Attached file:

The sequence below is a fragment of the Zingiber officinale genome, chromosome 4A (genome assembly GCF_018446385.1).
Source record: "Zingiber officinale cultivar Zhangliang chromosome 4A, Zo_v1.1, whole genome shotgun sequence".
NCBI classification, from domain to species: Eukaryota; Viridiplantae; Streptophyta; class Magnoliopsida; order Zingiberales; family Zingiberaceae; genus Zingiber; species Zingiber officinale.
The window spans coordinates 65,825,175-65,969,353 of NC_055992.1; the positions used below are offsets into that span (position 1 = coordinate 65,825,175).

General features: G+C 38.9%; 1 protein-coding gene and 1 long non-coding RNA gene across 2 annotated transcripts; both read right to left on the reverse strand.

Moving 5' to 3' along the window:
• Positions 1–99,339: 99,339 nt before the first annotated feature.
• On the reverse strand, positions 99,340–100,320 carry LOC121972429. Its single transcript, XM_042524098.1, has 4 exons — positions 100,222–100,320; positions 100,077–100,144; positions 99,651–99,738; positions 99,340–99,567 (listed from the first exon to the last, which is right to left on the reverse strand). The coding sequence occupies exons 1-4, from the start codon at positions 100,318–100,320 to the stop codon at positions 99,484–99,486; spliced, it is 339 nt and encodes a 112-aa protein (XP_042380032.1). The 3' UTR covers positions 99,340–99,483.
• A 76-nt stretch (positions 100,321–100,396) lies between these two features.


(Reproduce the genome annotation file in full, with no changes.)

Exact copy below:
The sequence below is a fragment of the Zingiber officinale genome, chromosome 4A (genome assembly GCF_018446385.1).
Source record: "Zingiber officinale cultivar Zhangliang chromosome 4A, Zo_v1.1, whole genome shotgun sequence".
NCBI classification, from domain to species: Eukaryota; Viridiplantae; Streptophyta; class Magnoliopsida; order Zingiberales; family Zingiberaceae; genus Zingiber; species Zingiber officinale.
The window spans coordinates 65,825,175-65,969,353 of NC_055992.1; the positions used below are offsets into that span (position 1 = coordinate 65,825,175).

General features: G+C 38.9%; 1 protein-coding gene and 1 long non-coding RNA gene across 2 annotated transcripts; both read right to left on the reverse strand.

Moving 5' to 3' along the window:
• Positions 1–99,339: 99,339 nt before the first annotated feature.
• On the reverse strand, positions 99,340–100,320 carry LOC121972429. Its single transcript, XM_042524098.1, has 4 exons — positions 100,222–100,320; positions 100,077–100,144; positions 99,651–99,738; positions 99,340–99,567 (listed from the first exon to the last, which is right to left on the reverse strand). The coding sequence occupies exons 1-4, from the start codon at positions 100,318–100,320 to the stop codon at positions 99,484–99,486; spliced, it is 339 nt and encodes a 112-aa protein (XP_042380032.1). The 3' UTR covers positions 99,340–99,483.
• A 76-nt stretch (positions 100,321–100,396) lies between these two features.